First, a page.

Are there treatments? Nothing much. Sedative and sleep drugs may work in severe cases. Luckily, most kids outgrow the problem.

Other trivia: The worse place Vera has had night terrors? Small bed and breakfast wasn’t fun (the rooms down the hall woke to middle-of-the-night bloodcurdling screams), but the absolute worst was on an airplane. Twice. Loud, extended screaming and fighting mom and dad, all while scores of judge-y strangers watch? Check and check. (And I’m not the only one — this blogger’s child had a 45 minute episode on a flight.)

Scholars suspect night terrors are the real-life explanation behind some stories of demonic possession.

My biggest worry? That Vera is seeing the things described by night terrors sufferers at this site. Hoping it’s purely a neurological thing and not terrifying visions. Our poor baby!

Do you know anyone who suffers night terrors? Any wisdom to share?

  11 Responses to “Night Terrors in Babies and Toddlers”

  1. Interesting! Our baby has night terrors too… He started very young at just a few weeks old. He would be napping in the living room and then start screaming in fright, we would rush to him to hold his hand and he would calm down and go back to sleep.

    For the first 3 months (while I was still on maternity leave) he probably did it twice a week during his naps and none at night, they would only last a few seconds but he would let out one heck of a scream in terror.

    Since then now that he’s 7 months old, starting at about 5 months he has at most one terror a week at night and none that I know of during the day (none on the weekends when I’m with him and none that his daycare has told me). Some nights it is just like when he was younger, just let out one big scream and got back to sleep, sometimes he just does a little whine maybe two, but once in a blue moon he will have an all out continuous fight/cry/scream and we will have to rush into to pick him up, normally he calms right down when we pick him up and he falls back asleep.

    I have told my doctor a number of times about this (in fact every time I have seen him for his regular checkups) and the first time he said… he’s too young for night terrors and now he tells me it’s nothing to worry about. Thank you for sharing, it’s good to know we aren’t the only ones experiencing this.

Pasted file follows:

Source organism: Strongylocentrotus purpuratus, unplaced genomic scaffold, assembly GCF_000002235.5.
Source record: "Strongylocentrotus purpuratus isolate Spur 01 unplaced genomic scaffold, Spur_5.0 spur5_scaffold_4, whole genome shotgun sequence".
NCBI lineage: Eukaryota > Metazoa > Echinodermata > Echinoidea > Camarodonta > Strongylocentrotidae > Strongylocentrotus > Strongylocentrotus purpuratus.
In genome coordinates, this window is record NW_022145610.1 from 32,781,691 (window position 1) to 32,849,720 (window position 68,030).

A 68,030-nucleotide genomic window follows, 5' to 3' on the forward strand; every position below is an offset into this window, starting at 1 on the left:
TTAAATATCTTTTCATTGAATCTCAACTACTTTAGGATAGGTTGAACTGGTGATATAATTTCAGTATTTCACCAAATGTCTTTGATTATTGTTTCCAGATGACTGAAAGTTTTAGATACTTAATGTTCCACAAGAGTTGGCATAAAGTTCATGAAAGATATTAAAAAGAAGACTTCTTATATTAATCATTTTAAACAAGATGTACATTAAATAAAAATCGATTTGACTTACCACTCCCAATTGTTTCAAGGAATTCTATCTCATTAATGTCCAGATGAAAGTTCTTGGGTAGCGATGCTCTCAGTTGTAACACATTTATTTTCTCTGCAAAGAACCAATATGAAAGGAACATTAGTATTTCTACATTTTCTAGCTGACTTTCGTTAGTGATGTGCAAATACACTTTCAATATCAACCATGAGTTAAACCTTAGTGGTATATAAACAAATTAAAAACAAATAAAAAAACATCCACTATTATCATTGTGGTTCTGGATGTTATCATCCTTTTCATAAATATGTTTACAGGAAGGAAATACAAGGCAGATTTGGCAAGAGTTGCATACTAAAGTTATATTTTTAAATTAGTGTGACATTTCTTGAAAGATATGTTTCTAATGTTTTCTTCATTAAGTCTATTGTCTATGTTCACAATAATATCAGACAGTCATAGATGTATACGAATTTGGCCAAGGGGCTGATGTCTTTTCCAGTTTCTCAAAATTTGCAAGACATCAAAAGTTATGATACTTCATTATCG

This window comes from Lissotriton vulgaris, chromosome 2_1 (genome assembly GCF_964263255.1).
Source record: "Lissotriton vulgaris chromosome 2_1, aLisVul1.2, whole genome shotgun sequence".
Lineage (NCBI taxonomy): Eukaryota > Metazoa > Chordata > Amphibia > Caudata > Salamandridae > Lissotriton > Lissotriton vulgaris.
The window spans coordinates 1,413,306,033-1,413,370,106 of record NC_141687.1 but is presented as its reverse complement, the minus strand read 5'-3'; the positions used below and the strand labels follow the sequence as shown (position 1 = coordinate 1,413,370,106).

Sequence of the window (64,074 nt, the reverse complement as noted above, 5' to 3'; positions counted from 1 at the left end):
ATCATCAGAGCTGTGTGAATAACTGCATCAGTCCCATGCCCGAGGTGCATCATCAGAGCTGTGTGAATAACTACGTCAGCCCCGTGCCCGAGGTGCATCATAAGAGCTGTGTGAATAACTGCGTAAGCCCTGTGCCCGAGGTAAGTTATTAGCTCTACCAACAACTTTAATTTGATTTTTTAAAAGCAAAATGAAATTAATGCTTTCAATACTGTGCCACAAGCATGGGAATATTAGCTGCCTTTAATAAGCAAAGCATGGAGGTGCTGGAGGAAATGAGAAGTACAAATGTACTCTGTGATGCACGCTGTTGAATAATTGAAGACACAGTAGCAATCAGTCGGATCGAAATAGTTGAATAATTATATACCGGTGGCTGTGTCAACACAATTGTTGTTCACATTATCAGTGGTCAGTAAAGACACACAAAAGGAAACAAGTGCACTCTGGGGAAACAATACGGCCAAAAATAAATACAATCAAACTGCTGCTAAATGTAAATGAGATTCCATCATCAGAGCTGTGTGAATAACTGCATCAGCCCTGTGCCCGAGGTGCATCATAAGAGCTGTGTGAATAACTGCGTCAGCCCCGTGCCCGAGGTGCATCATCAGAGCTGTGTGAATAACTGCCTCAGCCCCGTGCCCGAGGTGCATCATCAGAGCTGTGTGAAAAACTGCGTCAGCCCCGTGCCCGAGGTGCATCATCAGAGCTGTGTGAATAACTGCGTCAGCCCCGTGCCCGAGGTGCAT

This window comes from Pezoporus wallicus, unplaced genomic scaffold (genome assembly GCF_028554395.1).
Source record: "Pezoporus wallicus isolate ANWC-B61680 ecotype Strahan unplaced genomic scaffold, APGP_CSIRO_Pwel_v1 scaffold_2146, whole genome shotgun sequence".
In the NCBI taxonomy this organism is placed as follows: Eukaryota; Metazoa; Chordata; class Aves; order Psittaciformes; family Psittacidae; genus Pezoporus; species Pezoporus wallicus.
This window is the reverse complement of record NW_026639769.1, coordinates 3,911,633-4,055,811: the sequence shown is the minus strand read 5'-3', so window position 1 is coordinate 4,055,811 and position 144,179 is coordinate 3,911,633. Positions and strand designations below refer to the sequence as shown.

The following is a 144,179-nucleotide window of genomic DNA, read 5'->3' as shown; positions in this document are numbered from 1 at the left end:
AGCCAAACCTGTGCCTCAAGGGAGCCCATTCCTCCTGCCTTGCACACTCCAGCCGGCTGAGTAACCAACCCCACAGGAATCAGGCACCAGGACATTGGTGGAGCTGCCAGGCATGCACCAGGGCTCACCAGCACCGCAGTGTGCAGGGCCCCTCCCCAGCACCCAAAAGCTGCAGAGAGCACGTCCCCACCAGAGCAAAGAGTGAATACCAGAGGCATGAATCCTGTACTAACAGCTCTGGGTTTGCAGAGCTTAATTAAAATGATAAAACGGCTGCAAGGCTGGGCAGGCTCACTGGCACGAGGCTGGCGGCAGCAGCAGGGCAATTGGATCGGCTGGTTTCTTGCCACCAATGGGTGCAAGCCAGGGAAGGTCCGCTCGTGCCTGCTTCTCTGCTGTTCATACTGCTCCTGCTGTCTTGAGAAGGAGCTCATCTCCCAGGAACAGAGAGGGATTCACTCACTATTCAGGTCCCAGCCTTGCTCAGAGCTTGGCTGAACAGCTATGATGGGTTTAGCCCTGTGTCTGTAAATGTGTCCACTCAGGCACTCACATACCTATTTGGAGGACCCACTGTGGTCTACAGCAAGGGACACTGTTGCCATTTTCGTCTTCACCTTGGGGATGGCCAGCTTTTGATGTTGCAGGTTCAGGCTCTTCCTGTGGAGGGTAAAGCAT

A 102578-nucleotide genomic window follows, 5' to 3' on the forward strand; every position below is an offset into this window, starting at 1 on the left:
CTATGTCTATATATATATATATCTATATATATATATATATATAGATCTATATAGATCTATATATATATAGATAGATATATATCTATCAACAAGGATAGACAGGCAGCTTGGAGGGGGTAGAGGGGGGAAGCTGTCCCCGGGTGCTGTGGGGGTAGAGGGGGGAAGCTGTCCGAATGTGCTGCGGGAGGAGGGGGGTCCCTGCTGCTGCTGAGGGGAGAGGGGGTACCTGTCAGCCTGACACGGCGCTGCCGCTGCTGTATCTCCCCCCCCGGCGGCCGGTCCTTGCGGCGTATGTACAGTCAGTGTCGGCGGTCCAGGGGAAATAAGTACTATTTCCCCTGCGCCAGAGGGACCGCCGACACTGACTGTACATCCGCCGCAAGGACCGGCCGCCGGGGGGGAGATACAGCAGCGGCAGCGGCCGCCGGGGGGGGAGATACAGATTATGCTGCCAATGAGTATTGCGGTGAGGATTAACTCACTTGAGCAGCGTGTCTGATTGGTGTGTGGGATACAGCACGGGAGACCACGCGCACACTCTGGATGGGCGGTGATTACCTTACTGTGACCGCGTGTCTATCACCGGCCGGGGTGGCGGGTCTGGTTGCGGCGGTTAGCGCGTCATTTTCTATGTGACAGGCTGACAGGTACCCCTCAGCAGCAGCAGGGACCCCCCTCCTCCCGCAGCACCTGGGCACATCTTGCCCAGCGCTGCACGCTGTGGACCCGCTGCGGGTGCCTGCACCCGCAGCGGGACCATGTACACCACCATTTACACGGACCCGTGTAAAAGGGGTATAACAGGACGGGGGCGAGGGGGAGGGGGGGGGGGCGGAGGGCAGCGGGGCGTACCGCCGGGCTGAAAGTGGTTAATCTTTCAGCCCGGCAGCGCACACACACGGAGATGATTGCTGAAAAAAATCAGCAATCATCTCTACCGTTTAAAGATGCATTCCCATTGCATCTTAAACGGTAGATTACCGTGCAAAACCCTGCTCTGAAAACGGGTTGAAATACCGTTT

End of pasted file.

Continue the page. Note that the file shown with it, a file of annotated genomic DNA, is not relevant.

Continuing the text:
I hope it gets better for your daughter!

    • Wow, that DID start young! Thanks so much for sharing your experience. I agree that it helps everyone to know others are in the same boat. Glad to hear that your little one seems to be mostly growing out of it. Good luck!

  2. Ooof, poor little lamb. I have had them off and on since I was very little. My mom has described me doing the exact same things. :( For me, people trying to wake me up has always made it worse – it’s scarier and adds to my waking visions, so to speak. My mom (and now my husband,) try to be near, but not touch me or wake me.

    I have no memories of them from when I was younger though, so hopefully V will also be blissfully unaware and outgrow it. I only get them on occasion now, and it’s always during times of heavy stress. Hang in there, mama!

    • Wow, Tricia, sorry to hear that you’ve got the night terrors. But thanks for sharing your experience! Hate hearing about the scary visions, even for a grownup. No one should have to go through that. (I definitely do hope that our own girl just outgrows them.)

  3. My nephew suffers from night terrors. He actually has grown out of them for the most part at almost 8. But I can remember staying over my sister’s house when he was little, before having kids, heck before getting married, was even a glimmer in my eye, and I was so confused by the whole thing. It is so hard for the parent to not be able to console the child…especially on no sleep. I hope that she will grow out of them someday, too.

    • Interesting to hear about this from your observer’s point of view. And as much my memory tends to fill our “night terrors plane” with lots of mean, judge-y people, there were actually lots of people who tried to help and offer suggestions on how to make her happy, clear her ears, etc. No one really understood when I told them she was sleepwalking and couldn’t respond to what I said, but at least some people were concerned and tried to help. So glad to hear that your nephew is growing out of his own night terrors!